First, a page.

The USDA will update the supply/demand balance sheets and world production numbers on May 12th. Adjustments to Brazilian grain production will be of particular interest given the ongoing drought in the southern region of the country. From a news perspective, the situation in Brazil has been more of a “corn” story. Given where the drought is situated, one wonders if there is a “rice” story as well and another export opportunity for the U.S. At any rate, Brazil’s weather forecast remains hot and dry for the key second corn crop producing states of Mato Grosso, Parana, and Mato Grosso do Sul. All of central and southern Brazil is forecast to receive little to no precipitation over the next week. This multi-week story has provided a lot of fuel for the corn market and in turn soybeans, wheat and rice, milo, cotton, the list goes on.
The May WASDE will also include the first new crop (21/22) balance sheets. The March Prospective Plantings survey will be used as a starting point for 2021 planted acreage.
U.S. rice planting progress rose from 47% to 64% complete as of May 2; slightly ahead of the 5-year average of 60% and well ahead of last year’s 48 percent. Arkansas’ planting progress advanced 19 points to 63% complete. Seemingly fast compared to last year’s 46% and 2019’s 41% on the same date.
Rice: Percent Planted as of May 2.
The 5-year average planting pace for Arkansas should be close to 71% next week. Little (or no) week-to-week change in planting progress is expected in Monday’s Crop Progress. Rain chances over the next five days and low temperatures potentially dipping to the upper 40s/low 50s is not helpful. In addition to the weather, continued price increases in corn, soybeans and diesel may shove rice planting to 100% fairly soon.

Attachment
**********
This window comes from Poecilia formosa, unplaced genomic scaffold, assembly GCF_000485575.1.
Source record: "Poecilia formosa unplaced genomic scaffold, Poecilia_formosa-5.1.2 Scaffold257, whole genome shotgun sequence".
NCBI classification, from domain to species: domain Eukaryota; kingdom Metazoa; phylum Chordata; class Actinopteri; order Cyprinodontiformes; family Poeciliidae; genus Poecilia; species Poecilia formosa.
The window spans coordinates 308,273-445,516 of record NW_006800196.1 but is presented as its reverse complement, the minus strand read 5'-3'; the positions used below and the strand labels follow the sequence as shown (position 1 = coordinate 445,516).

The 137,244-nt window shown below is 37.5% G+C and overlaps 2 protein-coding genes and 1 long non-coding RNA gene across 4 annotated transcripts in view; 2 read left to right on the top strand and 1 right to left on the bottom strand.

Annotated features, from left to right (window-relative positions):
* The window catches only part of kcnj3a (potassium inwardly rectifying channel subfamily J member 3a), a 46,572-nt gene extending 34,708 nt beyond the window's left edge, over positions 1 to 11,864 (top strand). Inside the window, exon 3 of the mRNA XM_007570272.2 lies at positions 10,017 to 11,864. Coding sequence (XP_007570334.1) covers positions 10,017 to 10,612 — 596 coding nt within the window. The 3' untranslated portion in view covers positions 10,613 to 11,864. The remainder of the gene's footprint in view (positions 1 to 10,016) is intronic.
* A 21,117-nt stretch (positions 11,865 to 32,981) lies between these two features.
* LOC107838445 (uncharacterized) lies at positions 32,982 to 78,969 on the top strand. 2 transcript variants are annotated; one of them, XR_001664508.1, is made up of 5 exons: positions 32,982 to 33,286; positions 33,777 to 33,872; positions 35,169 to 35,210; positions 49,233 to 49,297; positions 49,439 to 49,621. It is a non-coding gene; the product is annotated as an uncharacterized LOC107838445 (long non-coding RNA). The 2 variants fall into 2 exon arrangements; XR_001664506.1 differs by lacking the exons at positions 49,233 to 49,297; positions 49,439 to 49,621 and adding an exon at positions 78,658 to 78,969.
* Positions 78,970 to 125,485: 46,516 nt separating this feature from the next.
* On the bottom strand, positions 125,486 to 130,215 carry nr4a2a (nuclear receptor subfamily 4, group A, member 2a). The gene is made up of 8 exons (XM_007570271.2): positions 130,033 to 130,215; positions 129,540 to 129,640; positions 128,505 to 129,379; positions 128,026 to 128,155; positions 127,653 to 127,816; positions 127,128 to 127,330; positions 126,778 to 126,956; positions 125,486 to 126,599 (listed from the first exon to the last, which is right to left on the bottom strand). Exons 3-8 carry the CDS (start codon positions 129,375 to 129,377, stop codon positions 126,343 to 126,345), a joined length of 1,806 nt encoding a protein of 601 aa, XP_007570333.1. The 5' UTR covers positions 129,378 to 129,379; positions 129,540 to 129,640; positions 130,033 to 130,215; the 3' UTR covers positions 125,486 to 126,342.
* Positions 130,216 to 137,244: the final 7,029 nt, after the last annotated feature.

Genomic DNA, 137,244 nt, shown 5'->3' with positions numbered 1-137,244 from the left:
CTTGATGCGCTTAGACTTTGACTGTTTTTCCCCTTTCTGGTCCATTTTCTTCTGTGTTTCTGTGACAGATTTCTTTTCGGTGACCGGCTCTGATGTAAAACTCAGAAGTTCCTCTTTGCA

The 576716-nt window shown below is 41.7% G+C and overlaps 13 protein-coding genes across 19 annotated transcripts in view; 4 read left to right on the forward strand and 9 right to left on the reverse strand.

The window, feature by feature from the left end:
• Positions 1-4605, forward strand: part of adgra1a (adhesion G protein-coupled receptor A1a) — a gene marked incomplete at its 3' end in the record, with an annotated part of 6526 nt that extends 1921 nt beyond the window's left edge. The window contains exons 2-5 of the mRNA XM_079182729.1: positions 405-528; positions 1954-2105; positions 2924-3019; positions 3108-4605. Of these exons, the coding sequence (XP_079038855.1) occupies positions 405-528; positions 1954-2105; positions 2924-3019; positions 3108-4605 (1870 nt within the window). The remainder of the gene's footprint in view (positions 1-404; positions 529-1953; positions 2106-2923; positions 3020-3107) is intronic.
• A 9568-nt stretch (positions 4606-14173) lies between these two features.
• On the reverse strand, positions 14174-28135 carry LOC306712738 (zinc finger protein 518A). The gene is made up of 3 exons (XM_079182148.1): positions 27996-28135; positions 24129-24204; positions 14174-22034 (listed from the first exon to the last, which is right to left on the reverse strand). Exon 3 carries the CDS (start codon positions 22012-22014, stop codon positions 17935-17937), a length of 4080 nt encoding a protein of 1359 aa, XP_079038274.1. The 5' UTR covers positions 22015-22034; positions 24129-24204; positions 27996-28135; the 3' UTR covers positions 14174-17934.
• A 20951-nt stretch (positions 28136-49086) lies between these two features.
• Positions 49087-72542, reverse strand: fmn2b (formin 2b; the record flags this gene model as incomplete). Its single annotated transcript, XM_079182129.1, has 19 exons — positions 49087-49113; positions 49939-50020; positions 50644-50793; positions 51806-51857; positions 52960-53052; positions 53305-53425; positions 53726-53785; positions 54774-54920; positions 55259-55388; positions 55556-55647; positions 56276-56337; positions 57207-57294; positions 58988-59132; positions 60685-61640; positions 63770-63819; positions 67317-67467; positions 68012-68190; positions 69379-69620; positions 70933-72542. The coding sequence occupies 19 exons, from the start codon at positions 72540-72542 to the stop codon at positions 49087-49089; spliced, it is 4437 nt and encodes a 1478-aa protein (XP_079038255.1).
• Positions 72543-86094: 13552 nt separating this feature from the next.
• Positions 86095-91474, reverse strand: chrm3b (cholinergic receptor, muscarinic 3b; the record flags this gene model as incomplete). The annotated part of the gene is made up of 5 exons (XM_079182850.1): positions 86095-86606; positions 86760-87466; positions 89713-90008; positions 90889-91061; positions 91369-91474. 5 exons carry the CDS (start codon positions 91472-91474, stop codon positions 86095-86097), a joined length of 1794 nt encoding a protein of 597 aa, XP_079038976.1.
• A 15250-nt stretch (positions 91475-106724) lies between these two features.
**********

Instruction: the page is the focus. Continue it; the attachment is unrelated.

NYMEX Diesel Futures, Nearby Daily chart.
Diesel futures continued higher this week, with trading ranges moving above $2/gallon. The energy markets are pricing in a “return to normal” and improving economic activity. NYMEX diesel prices are almost $1.10/gal higher than a year ago and appear headed for the January 2020 high at $2.1195.
Row Crops Radio Podcasts
Check out these podcast episodes by following the link or by listening to them on Arkansas Row Crops Radio wherever you listen to podcasts.
DD50 Rice Management Program is Live
The DD50 Rice Management Program is live and ready for fields to be enrolled for the 2021 season. All log-in and producer information has been retained from the 2020 season, so if you used the program last year you can log in just as you did last year. Only field data from 2020 has been removed. Log in and enroll fields here: https://dd50.uada.edu.
Here's an article from last year on the DD50 program: Use the DD50 Rice Management Program to Stay Ahead.
Use the Arkansas Rice Advisor Internet App!
The Arkansas Rice Advisor site https://riceadvisor.uada.edu functions like an app on your mobile device. There you can readily access the DD50 program, rice seeding rate calculator, drill calibration, fertilizer and N rate calculators, publications, and more.
Arkansas Rice Updates are published periodically to provide timely information and recommendations for rice production in Arkansas. If you would like to be added to this email list, please send your request to firstname.lastname@example.org.
This information will also be posted to the Arkansas Row Crops blog (http://www.arkansas-crops.com/) where additional information from Extension specialists can be found.
More information on rice production, including access to all publications and reports, can be found at http://www.uaex.uada.edu/rice.
We sincerely appreciate the support for this publication provided by the rice farmers of Arkansas and administered by the Arkansas Rice Research and Promotion Board.
The authors greatly appreciate the feedback and contributions of all growers, county agents, consultants, and rice industry stakeholders.